And then being as transparent as possible about our processes so that our users are not surprised when they find out we are doing something, relay operators are not surprised, and academics have a chance to say whoa that’s not good maybe you should think about this.
The example that I’m going to talk about is counting unique users. Users of the Tor network would not expect that we are storing their IP address or anything like this. They come to Tor because they want the anonymity properties. So the easy way, the traditional web analytics, keep a list of the IP addresses and count up the uniques and then you have an idea of the unique users. You could do this and combine with a GeoIP database and get unique users per country and these things. We can’t do this.
So we measure indirectly and in 2010 we produced a technical report on a number of different ways we could do this.
It comes back to Alice talking to Dave. Because every client needs to have a complete view of the entire Tor network, we know that each client will fetch the directory approximately 10 times a day. By measuring how many directory fetches there are we can get an idea of the number of concurrent users there are of the Tor network.
Relays don’t store IP addresses at all, they count the number of directory requests and then those directory requests are reported to a central location. We don’t know how long an average session is so we can’t say we had so many unique users but we can say concurrently we had so many users on average. We get to see trends but we don’t get the exact number.
So here is what our graph looks like. At the moment we have the average 2,000,000 concurrent Tor users. The first peak may have been an attempted attack, as with the second peak. Often things happen and we don’t have full context for them but we can see when things are going wrong and we can also see when things are back to normal afterwards.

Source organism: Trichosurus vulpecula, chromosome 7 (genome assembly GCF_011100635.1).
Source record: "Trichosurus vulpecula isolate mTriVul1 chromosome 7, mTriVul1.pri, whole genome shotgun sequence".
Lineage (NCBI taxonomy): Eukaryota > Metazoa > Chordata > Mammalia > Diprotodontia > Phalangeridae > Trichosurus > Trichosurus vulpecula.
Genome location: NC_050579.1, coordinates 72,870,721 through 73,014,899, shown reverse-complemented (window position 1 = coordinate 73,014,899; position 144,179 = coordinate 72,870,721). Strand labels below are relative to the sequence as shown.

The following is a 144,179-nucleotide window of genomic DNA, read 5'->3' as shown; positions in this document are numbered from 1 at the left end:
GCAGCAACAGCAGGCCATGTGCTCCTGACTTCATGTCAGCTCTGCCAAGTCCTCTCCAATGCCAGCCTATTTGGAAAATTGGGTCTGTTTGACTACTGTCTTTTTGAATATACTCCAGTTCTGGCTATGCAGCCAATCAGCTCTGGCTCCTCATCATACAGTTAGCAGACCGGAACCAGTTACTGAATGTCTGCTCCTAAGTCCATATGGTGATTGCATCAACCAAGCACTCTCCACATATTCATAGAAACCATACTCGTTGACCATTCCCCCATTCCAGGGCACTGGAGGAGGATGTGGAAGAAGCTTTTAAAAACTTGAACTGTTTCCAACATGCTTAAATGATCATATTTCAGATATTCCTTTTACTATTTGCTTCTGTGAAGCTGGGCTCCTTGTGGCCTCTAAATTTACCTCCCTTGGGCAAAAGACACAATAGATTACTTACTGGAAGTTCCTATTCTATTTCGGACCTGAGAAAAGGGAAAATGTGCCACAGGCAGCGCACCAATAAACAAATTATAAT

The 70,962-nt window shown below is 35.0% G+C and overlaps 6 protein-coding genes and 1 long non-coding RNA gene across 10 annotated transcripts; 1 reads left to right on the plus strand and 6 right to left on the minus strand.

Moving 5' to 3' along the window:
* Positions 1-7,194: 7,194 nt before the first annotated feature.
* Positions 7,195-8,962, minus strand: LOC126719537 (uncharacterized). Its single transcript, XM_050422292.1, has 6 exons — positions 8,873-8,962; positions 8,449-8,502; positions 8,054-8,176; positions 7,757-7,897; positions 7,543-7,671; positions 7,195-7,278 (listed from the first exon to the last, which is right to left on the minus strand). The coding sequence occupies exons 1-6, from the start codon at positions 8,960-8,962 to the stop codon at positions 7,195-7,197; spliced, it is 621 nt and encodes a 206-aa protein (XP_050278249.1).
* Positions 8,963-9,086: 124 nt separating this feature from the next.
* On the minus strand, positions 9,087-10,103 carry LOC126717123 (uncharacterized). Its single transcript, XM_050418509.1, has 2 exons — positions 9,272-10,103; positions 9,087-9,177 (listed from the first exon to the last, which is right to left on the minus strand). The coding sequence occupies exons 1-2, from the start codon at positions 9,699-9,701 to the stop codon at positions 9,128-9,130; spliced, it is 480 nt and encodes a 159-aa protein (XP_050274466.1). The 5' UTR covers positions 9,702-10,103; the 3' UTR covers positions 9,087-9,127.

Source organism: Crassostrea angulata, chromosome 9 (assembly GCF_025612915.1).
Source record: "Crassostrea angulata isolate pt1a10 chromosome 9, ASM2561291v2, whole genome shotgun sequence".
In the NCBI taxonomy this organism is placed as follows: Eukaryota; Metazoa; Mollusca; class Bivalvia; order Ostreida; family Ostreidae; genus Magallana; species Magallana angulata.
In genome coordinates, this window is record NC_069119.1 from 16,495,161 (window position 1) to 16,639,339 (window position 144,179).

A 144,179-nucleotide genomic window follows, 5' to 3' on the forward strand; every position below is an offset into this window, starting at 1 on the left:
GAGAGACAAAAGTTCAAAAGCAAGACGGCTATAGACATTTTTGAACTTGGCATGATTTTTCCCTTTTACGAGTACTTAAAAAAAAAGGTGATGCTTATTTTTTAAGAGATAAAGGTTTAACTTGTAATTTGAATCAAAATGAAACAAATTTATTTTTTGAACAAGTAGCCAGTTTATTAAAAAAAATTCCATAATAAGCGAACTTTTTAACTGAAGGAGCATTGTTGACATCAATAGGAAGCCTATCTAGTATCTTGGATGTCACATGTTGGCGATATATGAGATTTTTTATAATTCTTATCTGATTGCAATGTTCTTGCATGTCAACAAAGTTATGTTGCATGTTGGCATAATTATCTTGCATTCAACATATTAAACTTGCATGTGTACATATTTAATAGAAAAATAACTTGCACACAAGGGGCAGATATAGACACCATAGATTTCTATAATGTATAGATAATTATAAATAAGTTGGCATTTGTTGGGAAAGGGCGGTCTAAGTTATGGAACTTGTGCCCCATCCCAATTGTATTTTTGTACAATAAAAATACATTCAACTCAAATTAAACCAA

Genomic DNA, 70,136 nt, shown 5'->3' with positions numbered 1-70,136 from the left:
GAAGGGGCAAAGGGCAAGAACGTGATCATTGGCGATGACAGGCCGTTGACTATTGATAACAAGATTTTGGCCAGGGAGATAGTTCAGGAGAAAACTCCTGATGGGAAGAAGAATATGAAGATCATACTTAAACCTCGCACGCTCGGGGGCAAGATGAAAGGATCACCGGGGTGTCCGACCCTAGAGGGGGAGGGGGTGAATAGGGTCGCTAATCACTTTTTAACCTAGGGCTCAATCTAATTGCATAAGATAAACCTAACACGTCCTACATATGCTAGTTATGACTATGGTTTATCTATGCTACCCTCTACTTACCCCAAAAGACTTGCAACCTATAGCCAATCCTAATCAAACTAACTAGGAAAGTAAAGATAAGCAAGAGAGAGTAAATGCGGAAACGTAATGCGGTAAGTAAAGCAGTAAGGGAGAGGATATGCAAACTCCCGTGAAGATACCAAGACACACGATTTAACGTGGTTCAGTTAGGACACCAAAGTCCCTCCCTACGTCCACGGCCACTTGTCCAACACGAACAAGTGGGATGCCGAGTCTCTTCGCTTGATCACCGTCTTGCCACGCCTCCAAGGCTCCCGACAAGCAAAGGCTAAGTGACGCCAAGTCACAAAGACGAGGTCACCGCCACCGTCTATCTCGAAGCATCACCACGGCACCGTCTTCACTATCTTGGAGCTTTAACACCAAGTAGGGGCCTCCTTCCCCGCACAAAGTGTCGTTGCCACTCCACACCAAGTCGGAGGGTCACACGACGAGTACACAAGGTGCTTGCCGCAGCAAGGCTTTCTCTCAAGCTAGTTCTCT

This is in a class of problems called the count-distinct problem and these are our methods from 2010 but since then there has been other work in this space.
One example is HyperLogLog. I’m not going to explain this in detail but I’m going to give a high-level overview. Imagine you have a bitfield and you initialise all of these bits to zero. You take an IP address, you take a hash of the IP address, and you look for the position of the leftmost one. How many zeros were there at the start of that string? Say it was 3, you set the third bit in your bitfield. At the end you have a series of ones and zeros and you can get from this to an estimate of the total number that there are.
Every time you set a bit there is 50% chance that that bit would be set given the number of distinct items. (And then 50% chance of that 50% for the second bit, and so on…) There is a very complicated proof in the paper that I don’t have time to go through here but this is one example that actually turns out to be quite accurate for counting unique things.
This was designed for very large datasets where you don’t have enough RAM to keep everything in memory. We have a variant on this problem where even keep 2 IP addresses in memory would, for us, be a very large dataset. We can use this to avoid storing even small datasets.
Private Set-Union Cardinality is another example. In this one you can look at distributed databases and find unique counts within those. Unfortunately this currently requires far too much RAM to actually do the computation for us to use this but over time these methods are evolving and should become feasible, hopefully soon.
And then moving on from just count-distinct, the aggregation of counters. We have counters such as how much bandwidth has been used in the Tor network. We want to aggregate these but we don’t want to release the individual relay counts. We are looking at using a method called PrivCount that allows us to get the aggregate total bandwidth used while keeping the individual relay bandwidth counters secret.